Saudi Arabia cancels ‘polytheistic’ children’s show after Twitter outrage
The Saudi Broadcasting Authority (SBA) has suspended a children’s television programme after it drew an angry reaction from viewers and Twitter users who accused it of “spreading polytheism”.
The programme, called “The Wishing Tree”, was broadcast on the Saudi entertainment channel SBC and was presented as a show which “would help children spread love and joy and make their wishes come true.”
However, outraged Twitter users claimed that the show seriously violated Islamic principles and was a “call to associate partners with God”.
One clip from the programme, shared widely on Twitter, showed the presenter, Terad Sandi, introducing the “wishing tree” to a crowd of children and encouraging them to write wishes down on pieces of paper and hang them on a tree.
“Trees give us oxygen and fruit and sometimes we rest under their shade,” he told them, “but this is a really special tree because it doesn’t just give, it takes as well. It will take your wishes. Each one of you will choose a wish and hang it on the tree and we’ll pick some of them so we can make them come true.”
Twitter users said that this was teaching children to grant divine powers to non-sentient objects, in contravention of Islam’s strict monotheistic teachings which only allow prayer and supplication to God.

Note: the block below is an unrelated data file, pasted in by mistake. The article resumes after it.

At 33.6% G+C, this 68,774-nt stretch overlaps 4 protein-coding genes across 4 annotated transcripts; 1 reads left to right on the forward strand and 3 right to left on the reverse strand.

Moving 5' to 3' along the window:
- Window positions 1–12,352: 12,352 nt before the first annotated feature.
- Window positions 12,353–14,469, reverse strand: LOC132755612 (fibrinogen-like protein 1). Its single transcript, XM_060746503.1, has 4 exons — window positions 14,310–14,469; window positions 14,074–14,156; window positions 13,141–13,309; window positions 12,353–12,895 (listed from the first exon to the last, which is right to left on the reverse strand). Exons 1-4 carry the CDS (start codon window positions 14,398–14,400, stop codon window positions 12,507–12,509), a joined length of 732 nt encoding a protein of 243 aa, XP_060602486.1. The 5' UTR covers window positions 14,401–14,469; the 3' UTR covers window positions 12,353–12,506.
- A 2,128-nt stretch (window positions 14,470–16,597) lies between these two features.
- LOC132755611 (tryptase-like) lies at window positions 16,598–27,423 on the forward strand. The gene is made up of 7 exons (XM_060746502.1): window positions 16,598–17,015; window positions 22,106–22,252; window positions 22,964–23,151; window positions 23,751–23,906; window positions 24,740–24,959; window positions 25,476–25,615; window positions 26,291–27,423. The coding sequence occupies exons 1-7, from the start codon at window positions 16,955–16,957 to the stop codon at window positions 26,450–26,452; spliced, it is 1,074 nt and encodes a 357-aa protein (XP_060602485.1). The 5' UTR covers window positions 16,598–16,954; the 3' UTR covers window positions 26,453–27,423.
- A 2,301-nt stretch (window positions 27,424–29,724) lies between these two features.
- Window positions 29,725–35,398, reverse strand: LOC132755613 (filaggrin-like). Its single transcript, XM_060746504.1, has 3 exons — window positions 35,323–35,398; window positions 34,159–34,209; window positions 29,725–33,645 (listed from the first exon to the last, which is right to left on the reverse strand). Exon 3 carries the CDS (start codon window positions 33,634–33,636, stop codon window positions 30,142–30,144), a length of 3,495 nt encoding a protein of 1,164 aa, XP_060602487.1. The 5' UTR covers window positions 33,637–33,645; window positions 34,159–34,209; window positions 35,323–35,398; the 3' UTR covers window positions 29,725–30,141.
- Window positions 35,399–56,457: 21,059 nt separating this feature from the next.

A Saudi Twitter account known as “Tafrit” (Carelessness), which was created to parody Saudi Arabia’s General Authority for Entertainment, said “This channel is planting polytheism in the minds of children. They are building a corrupt creed and a misguided faith claiming that good and harm are not in God’s hands. This is not about hanging wishes on a tree, but instilling nonsense and polytheism in a generation.”
Another Twitter user, Mimo4600, said “Unfortunately ugly methods are being introduced to corrupt the purity of the faith of our nation’s children with nonsense and dependence on things other than God!”
The Wishing Tree programme was broadcast throughout 2019. A statement from the Saudi Broadcasting Authority said that the SBA “apologises to viewers for the offence attributed to the programme and reiterates that this was not part of the plan for the programme.”
The SBA added that the programme was now suspended, although the Wishing Tree’s website was still active on the Internet.
However, an Islamic scholar who preferred to remain anonymous told The New Arab that there was nothing religiously objectionable about the programme.
“The programme is not giving children any sort of impression of divine power. As long as things are not associated with the Divine Power, they are permissible. This is not associating the tree with any divinity or suggesting that the tree has a will of its own and as such it does not encroach on faith or have any religious meaning,” he said.